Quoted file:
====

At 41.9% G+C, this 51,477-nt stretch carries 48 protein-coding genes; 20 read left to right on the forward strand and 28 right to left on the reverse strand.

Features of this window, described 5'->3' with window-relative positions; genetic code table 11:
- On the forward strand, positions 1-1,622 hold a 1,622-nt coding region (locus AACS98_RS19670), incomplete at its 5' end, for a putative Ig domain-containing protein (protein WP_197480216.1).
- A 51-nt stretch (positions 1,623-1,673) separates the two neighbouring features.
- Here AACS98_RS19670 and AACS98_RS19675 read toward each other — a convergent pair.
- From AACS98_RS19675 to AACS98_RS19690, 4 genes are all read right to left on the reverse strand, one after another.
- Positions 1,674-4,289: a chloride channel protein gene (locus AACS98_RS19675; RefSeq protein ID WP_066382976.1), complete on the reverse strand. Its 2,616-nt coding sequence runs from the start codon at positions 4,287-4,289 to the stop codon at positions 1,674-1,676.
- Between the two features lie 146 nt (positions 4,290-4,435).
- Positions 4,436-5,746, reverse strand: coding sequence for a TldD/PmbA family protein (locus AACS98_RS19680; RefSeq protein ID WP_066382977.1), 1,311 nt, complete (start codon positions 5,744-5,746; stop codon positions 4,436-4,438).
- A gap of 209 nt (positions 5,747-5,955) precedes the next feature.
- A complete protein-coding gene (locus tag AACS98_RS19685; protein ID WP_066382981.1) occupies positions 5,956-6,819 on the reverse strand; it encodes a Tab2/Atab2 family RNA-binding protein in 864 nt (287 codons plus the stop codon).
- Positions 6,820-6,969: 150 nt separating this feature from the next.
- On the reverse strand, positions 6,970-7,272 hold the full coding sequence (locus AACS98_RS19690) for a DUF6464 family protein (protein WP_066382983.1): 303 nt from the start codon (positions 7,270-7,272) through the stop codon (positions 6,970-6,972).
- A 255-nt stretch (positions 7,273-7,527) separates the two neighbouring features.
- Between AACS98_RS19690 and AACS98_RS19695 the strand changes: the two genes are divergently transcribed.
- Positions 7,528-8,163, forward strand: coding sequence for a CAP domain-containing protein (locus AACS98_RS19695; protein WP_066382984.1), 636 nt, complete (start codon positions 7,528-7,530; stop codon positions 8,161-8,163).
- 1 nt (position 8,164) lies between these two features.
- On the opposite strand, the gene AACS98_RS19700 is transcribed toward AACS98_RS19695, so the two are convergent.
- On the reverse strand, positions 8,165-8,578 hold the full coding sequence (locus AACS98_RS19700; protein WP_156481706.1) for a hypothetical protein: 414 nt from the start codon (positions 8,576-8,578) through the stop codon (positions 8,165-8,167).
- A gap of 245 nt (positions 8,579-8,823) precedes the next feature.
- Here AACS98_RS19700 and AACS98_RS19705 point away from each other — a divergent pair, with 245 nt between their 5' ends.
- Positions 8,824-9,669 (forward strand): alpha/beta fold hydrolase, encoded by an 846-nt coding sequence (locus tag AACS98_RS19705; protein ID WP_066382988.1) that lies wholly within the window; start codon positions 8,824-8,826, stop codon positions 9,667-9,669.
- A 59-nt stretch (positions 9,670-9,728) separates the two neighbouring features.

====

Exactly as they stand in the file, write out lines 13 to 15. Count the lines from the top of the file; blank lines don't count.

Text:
- On the reverse strand, positions 6,970-7,272 hold the full coding sequence (locus AACS98_RS19690) for a DUF6464 family protein (protein WP_066382983.1): 303 nt from the start codon (positions 7,270-7,272) through the stop codon (positions 6,970-6,972).
- A 255-nt stretch (positions 7,273-7,527) separates the two neighbouring features.
- Between AACS98_RS19690 and AACS98_RS19695 the strand changes: the two genes are divergently transcribed.